there’s a consensus about this among originalists,
to think about that. Is to ask, here’s a
piece of circularity, what was the original
level of generality? Because, again, they can be
written at different levels and so we want to know
which one it was written at. That seems like it’s gonna
be really hard to figure out. How do we know, exactly,
what level of generality it’s written at? But turns out to be
something that people often talk about when
they were framing constitutional provisions
and when they were talking about how they’d apply. Because when you frame
something at a high level generality, like equal
protection, people who oppose it will often say,
well wow, what’s that gonna do? What will its implications
be over here, what will its implications be over here. And then the proponents
often explain well, here’s how we think
about this provision working. So in terms of the
equality provision in the 14th Amendment,
which is just an example I was
reading about recently, there was a lot of
debate about well, how are we gonna
decide what’s equality? We all know it’s supposed to
ban things like the black codes, but how does it apply to
other kinds of caste systems, how will it apply to this,
how will it apply to that? And then the proponents
would say, well, we understand equality
to mean roughly an anti-caste principle,
that if those things are analogous to these
things in certain ways, they’ll also be
unconstitutional. So they were actually describing
a mid level generality. Unreasonable has
a similar, there’s a little bit of a debate, about
whether unreasonable meant something like contrary
to the common law, as a level of generality,
or whether it meant something a little bit higher. Whether it meant just contrary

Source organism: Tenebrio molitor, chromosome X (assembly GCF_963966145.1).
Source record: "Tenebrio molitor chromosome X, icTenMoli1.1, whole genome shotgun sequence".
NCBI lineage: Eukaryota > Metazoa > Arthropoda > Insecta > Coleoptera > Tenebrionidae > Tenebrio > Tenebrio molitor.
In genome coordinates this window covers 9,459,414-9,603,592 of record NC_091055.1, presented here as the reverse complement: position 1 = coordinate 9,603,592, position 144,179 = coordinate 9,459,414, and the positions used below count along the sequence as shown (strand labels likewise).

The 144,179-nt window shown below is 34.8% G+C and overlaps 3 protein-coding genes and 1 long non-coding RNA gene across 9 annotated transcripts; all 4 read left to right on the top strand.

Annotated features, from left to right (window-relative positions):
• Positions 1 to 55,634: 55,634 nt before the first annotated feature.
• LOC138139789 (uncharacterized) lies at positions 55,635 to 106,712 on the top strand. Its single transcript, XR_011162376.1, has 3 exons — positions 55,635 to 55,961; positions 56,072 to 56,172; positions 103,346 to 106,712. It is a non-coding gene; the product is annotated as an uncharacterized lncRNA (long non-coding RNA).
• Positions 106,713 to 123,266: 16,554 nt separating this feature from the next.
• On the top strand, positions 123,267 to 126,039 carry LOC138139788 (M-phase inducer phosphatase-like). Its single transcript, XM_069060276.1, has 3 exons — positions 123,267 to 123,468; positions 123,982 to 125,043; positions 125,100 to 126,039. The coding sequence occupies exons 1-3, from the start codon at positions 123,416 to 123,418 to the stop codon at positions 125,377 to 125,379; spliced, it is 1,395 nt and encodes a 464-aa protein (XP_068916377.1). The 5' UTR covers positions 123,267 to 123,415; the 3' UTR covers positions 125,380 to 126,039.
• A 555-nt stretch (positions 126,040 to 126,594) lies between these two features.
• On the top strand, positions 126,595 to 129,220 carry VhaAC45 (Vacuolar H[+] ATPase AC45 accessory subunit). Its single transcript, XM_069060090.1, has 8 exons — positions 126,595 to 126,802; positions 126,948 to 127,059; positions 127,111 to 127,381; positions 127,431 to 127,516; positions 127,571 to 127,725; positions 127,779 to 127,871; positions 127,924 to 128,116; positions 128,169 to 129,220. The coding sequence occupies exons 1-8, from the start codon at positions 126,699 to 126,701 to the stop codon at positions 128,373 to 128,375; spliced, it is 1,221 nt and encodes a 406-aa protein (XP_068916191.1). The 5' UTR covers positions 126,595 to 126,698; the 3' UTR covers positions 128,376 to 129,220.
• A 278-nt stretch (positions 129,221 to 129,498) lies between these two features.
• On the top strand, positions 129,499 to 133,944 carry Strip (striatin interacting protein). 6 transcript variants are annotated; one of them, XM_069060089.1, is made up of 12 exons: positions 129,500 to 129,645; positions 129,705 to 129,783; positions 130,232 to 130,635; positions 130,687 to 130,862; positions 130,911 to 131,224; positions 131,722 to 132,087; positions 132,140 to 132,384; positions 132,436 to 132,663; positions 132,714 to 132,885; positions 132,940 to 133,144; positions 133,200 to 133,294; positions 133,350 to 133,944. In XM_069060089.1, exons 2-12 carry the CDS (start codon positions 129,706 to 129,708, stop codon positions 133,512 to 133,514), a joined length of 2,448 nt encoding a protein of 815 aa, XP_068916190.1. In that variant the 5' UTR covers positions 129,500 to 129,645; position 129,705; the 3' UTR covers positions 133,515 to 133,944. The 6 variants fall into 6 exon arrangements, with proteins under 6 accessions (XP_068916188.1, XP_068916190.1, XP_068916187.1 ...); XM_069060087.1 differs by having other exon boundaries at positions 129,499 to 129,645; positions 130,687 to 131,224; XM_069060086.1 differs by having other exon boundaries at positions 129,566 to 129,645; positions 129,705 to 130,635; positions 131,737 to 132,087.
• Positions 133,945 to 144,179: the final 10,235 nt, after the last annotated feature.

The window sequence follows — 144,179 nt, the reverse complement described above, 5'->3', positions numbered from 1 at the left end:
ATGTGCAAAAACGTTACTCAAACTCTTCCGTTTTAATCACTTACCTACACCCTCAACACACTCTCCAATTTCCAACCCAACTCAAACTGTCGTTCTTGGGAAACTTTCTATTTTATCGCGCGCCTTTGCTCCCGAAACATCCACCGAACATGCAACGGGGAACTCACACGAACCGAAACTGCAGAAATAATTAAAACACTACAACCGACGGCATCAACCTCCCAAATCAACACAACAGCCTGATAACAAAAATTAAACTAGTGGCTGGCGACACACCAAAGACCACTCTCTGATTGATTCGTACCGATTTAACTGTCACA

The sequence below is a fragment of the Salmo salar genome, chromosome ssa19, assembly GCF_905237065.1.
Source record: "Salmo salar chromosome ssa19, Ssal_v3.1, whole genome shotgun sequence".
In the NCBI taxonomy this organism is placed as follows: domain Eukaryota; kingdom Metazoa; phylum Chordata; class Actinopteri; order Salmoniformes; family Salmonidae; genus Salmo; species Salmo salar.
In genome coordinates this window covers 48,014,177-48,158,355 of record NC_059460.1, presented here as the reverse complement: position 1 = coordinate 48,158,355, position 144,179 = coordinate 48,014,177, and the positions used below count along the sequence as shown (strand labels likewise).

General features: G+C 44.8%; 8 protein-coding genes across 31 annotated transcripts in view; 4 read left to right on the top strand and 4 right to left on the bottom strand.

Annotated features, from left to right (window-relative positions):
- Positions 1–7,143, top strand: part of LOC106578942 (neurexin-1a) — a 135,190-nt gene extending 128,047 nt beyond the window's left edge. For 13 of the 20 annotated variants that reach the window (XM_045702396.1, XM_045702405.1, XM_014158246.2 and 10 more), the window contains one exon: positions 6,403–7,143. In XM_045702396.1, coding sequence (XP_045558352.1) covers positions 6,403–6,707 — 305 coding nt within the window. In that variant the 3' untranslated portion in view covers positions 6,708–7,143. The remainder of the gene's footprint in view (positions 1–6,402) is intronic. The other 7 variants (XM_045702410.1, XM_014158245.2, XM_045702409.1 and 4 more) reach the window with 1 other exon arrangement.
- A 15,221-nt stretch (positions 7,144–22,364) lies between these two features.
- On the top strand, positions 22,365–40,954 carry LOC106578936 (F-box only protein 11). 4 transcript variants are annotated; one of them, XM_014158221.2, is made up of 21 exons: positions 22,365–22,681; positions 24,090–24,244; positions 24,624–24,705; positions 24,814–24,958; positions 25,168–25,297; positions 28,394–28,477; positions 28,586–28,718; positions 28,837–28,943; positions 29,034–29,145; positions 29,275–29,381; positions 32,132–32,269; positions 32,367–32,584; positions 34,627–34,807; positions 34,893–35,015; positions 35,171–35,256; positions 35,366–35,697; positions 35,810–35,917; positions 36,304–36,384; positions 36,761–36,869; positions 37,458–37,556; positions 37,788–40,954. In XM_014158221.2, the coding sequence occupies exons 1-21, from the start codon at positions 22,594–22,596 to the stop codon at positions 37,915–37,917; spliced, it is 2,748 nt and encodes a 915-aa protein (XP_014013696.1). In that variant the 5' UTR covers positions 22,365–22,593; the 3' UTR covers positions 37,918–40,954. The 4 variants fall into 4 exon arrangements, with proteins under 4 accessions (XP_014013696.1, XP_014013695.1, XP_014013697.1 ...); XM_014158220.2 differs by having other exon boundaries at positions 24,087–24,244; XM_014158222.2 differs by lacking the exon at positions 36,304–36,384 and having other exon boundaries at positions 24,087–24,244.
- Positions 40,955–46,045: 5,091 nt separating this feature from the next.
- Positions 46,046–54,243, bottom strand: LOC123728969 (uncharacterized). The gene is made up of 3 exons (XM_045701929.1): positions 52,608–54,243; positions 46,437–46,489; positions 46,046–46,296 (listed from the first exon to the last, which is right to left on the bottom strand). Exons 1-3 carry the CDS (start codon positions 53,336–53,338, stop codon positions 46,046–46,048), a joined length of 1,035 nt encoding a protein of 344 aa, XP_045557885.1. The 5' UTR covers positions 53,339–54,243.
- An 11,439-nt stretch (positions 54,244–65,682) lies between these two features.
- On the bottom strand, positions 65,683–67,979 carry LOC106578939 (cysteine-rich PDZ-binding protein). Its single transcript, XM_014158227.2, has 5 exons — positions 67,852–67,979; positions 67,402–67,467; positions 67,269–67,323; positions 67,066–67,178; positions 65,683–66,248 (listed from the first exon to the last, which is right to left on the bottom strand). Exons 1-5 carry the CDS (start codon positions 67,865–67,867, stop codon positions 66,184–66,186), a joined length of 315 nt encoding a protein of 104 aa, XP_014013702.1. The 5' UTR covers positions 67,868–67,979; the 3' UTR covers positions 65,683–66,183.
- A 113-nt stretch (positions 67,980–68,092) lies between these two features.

to the judge’s judgment, using the unreasonable
standard they use in court law and so on. So, that’s an example where
the exact original meaning is a little bit ambiguous, but
again, there are currently people talking about this. And that’s maybe the
self-serving lesson of this whole project,
is that to figure out the original meaning of
a lot of these clauses, you have to do the work. And like dig in to a lot
of the original sources and try to understand
what the debate was. But that’s sort of how it goes. Yes. STUDENT: I want to
know how originalists try to find [INAUDIBLE]. So if the Constitution
is compromised, how can we know
which [INAUDIBLE]. WILLIAM BAUDE: Yeah,
so I don’t share Justice Scalia’s
categorical rejection of legislative history. And I think actually most
originalists probably don’t. Even Justice Scalia, as many
people like to gleefully point out, is willing to
look at the surrounding debates in figuring
out the meaning of a constitutional provision. So, how do you figure it out
when there are multiple views? Well, first of all, again,
often the multiple views can actually come
together about stuff. So the Constitution was
fought over a lot [INAUDIBLE] they ratify it, as there
were a lot of fights between the Federalists
and the Anti federalists. The Anti federalists would
say, we hate this provision because it will do x. And sometimes the Federalists
responded, no, it won’t. So now we have a
disagreement, we have to decide whose
views to prioritize. But a lot of the
time, the Federalists would say, yeah, we’ll do that,
but it’s not gonna be so bad. So when you have those
kinds of disputes, then actually you have
a lot of agreement. So there’s actually,
the first thing is, there’s a lot of agreement. And in the areas where
there’s disagreement, for the most part, sometimes you
can look at those disagreements and tell that some of those
arguments are really bad and some are really good. There’s a legal interpretation
that goes on there. But most of the time, that’s
where these other devices come into play. So, that’s where the example
of the First Congress comes in. The First Congress
debates the meaning of various Constitutional
provisions. They disagree. If they disagreed, if they
didn’t know the answer and they were two
reasonable views, then originalism just can’t